Ways Molecules Vibrate: Vibrational Modes
  • Vibrational Modes:
    • Fancy way to describe the ways a molecule can vibrate
    • 2 most important vibrational modes in IR spectroscopy:
        • Stretching: involves a change in interatomic distance
        • Bending: involves a change in bond angles

Change in interatomic distance

Change in bond angles

ir active and inactive bonds
IR-Active and Inactive Bonds
  • Stretching and bending must:
    • Change the molecule’s dipole moment in order to be IR active
    • Large changes in dipole moment: very intense IR absorption
    • This is really important
  • Polar bonds will absorb strongly
    • Does a polar bond have a dipole moment?
  • A nonpolar bond will absorb weakly or not at all
    • Does a nonpolar bond have a dipole moment?
some trends in vibrational frequency
Some Trends in Vibrational Frequency
  • The smaller the atoms in a bond, frequency increases
  • Larger the atoms in a bond, frequency decreases
  • Bond strength also effects frequency of absorption
    • Stronger bonds, higher frequency of absorption

Alkyne 2250 – 2100 cm-1

Alkene 1680 – 1600 cm-1

Alkane 1200 – 800 cm-1

trends carbon hydrogen stretching
Trends: Carbon-Hydrogen Stretching
  • Bonds with more s character absorb at a higher frequency
      • More s character, shorter and stronger bond
    • sp3 C-H, just below 3000 cm-1 (to the right)
    • sp2 C-H, just above 3000 cm-1 (to the left)
    • sp C-H, at 3300 cm-1
the three most important regions of the ir spectrum
The Three Most Important Regions of the IR Spectrum
  • 3600 – 3100 cm-1
    • Where OH and NH stretching occur
  • Region around 1700 cm-1
    • Where C=O stretching occurs
  • Region around 1650cm-1
    • Where C=C stretching occurs
  • Many of the important functional classes are identified by the presence (or absence) of absorptions in these regions
ft ir spectrometer
FT-IR Spectrometer
  • “The modern IR spectrometer”
    • Small and compact
    • Computer controlled
  • Has better sensitivity than dispersive instruments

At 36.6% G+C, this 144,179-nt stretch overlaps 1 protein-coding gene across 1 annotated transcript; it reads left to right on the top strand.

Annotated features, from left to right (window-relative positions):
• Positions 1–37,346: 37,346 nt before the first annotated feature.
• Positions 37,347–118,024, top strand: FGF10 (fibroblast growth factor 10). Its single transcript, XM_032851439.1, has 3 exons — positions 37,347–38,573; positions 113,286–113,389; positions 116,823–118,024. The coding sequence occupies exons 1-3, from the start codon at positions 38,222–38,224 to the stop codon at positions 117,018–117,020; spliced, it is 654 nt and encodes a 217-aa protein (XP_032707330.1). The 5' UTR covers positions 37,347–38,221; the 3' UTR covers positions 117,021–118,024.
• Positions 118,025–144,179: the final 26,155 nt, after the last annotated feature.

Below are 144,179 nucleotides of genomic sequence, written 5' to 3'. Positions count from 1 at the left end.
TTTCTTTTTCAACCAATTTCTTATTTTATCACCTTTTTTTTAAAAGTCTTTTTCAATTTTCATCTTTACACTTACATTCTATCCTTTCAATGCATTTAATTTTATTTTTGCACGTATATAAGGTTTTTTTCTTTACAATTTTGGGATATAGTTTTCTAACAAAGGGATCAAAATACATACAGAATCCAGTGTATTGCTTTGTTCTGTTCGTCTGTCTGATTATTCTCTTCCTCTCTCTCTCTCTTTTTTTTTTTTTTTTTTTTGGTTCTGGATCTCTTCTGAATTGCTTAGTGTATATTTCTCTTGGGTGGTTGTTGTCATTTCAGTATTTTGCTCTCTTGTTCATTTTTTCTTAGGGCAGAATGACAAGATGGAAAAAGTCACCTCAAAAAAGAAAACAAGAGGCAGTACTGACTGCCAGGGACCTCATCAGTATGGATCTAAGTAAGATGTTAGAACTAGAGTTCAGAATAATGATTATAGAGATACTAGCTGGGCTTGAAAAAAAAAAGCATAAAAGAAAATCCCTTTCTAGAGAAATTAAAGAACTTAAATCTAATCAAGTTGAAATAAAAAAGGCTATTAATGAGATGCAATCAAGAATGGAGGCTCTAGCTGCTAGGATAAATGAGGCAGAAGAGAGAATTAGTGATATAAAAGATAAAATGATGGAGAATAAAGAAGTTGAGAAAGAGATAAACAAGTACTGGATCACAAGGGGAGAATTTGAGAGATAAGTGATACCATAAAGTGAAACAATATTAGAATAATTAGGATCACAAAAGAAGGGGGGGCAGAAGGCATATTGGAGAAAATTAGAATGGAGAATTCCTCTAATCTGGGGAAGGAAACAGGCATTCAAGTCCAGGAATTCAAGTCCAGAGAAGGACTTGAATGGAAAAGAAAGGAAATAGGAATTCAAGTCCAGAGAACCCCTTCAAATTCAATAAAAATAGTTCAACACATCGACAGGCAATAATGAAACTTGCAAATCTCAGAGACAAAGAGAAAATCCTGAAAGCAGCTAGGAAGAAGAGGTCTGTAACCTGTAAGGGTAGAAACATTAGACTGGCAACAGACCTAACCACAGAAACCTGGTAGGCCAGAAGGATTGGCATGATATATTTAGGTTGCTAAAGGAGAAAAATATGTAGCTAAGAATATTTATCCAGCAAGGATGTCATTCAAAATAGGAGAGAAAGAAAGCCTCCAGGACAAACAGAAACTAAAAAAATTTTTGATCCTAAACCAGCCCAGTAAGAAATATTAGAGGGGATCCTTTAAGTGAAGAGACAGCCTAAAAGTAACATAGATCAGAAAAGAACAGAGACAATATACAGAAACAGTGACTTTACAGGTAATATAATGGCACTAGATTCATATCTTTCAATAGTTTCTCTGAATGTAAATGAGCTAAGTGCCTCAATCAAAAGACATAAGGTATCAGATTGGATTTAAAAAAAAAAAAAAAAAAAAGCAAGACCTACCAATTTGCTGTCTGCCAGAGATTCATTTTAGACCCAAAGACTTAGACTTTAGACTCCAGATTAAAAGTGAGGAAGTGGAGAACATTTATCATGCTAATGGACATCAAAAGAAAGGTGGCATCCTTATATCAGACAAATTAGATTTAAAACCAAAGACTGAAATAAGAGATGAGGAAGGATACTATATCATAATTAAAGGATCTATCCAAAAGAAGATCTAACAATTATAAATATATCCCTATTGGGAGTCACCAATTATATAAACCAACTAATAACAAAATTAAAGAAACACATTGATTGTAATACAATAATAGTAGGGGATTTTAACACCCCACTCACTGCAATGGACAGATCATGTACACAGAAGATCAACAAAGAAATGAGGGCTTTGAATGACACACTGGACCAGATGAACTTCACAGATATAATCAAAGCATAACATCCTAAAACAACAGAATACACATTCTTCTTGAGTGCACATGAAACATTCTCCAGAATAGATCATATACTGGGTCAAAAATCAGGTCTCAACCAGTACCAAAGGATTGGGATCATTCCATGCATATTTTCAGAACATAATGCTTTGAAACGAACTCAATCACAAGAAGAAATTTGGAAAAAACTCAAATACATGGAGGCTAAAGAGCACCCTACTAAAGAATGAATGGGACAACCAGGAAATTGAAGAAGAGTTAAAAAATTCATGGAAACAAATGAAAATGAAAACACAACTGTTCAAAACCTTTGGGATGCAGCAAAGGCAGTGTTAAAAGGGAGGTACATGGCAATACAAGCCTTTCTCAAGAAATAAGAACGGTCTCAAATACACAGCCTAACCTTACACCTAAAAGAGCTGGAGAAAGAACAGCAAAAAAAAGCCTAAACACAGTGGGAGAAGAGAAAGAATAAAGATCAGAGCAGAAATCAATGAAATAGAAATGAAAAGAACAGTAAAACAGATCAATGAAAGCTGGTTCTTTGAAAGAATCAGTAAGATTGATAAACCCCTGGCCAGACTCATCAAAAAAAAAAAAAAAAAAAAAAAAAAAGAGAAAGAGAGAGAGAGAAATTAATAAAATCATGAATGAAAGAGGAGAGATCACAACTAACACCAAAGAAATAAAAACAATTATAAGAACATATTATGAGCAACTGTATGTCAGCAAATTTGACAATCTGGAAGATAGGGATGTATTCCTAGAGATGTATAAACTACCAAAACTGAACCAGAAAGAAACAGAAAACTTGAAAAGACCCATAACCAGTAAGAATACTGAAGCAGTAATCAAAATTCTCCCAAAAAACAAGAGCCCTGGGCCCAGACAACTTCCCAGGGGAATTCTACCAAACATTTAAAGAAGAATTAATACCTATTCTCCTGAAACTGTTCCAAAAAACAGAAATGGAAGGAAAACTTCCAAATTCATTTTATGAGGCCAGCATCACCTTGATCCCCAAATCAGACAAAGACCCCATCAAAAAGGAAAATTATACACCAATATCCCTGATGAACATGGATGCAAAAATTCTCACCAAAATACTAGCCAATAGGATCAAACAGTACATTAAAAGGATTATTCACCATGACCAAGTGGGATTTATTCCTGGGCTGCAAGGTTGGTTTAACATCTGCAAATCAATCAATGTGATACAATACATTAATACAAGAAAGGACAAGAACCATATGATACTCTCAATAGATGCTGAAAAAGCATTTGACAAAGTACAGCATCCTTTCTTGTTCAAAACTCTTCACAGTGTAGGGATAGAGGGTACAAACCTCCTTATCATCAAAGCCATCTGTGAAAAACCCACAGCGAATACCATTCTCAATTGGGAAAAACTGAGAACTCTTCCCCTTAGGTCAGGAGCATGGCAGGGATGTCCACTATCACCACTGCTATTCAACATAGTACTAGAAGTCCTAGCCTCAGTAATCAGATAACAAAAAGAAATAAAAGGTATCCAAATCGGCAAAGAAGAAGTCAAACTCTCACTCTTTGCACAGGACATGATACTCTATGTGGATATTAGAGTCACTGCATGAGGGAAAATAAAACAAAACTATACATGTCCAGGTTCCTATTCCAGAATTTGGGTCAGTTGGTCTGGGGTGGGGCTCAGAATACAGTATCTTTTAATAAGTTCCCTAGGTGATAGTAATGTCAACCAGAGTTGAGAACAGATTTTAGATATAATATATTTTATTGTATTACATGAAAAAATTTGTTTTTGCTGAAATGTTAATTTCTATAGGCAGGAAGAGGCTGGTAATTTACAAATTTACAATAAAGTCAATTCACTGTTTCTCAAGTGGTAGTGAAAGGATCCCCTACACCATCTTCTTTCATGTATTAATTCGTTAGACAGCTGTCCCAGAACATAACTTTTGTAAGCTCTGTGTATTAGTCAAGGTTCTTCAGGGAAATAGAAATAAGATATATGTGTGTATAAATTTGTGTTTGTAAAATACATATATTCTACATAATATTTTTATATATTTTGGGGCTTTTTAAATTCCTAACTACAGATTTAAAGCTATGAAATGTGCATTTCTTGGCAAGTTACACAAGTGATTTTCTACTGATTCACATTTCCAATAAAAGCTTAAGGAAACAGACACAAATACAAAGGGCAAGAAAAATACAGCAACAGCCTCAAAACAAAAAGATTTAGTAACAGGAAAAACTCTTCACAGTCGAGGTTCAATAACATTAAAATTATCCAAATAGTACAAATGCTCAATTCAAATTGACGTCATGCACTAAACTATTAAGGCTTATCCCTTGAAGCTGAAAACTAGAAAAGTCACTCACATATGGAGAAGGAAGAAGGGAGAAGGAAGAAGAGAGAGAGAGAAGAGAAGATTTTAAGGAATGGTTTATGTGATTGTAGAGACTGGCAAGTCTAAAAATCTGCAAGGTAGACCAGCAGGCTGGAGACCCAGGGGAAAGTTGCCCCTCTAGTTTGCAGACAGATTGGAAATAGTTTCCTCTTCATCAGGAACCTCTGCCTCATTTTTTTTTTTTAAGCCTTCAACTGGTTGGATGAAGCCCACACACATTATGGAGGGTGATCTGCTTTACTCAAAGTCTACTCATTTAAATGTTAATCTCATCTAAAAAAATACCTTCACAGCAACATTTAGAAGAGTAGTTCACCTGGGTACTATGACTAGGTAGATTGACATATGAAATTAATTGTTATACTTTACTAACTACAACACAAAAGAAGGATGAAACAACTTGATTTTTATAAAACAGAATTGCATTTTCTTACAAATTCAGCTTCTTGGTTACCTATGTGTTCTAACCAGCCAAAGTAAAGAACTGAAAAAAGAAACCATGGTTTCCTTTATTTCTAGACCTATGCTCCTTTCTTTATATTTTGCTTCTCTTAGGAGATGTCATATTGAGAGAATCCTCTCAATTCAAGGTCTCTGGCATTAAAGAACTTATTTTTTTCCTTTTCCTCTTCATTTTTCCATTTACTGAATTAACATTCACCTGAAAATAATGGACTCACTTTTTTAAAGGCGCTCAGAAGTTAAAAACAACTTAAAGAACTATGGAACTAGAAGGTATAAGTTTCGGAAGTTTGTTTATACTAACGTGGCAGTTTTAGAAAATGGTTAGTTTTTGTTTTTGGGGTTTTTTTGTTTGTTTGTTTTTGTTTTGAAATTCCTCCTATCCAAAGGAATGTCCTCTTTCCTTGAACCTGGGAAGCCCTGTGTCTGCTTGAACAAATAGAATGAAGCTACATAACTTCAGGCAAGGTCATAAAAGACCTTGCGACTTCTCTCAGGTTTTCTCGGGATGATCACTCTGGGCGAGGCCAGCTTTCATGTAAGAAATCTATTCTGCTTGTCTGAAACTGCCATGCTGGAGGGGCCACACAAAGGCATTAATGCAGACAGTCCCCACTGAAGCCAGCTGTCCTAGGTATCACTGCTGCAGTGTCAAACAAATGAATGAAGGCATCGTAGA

• Irradiate the sample with all IR frequencies at the same time
  • Does multiple scans quickly
    • Averages the results


  • Table:
  • Summary of
  • Notable IR
  • absorbances for
  • the functional
  • Groups
  • Very important
  • For the organic
  • Chemist


  • Each group should choose one of the following compounds:
    • Chlorooctane
    • Dodecane
    • Chlorodecane
    • Cyclohexane
    • Cyclohexene
    • 3,3-dimethyl-1-butene
    • Heptane
    • Hexane
    • 1-heptyne
    • 1-hexene

Procedure (2)

  • Obtain an IR spectrum
    • See Dr. M in the instrument lab
  • Interpret major absorption frequencies
    • Using tables in this handout
    • Annotate the spectrum with your interpretations

Your Report

  • Your introduction should include a discussion of IR spectroscopy
    • Your textbook also has a chapter on IR Spectroscopy, use it if necessary
  • No reaction mechanism or balanced equation in this experiment
  • Physical properties section should be the relevant physical properties of your chosen compound

Your results section should include the spectrum of your chosen compound

    • Annotated
      • What do the peaks correspond to?
      • If it’s not annotated, it is meaningless
      • Make a table of relevant absorbances, along with their identity
  • Conclusions: Things to think about
    • Did you successfully obtain your IR spectrum?
      • Is the spectrum clean? Crappy? Easy to obtain?
    • What does your IR spectrum look like?
      • What major peaks do you have?
      • What stretches do these peaks correspond to?

Do the peaks correspond to what type of compound you have (alkane, alkene or alkyne)?

      • Prove this: correlate your peaks to what peaks these compounds should have in an IR spectrum
      • Prove it further: find an IR spectrum of the compound and compare it to your spectrum
    • Overall, what did you learn about IR spectroscopy?
  • Additional Questions to answer:
  • Which absorbs at a higher frequency: a C-H bond or a C-D bond? Explain.
  • Why does H2 not have an IR spectrum?
  • Explain why the C=C stretch for a trans-disubstituted alkene is weaker than for a cis-disubstituted alkene.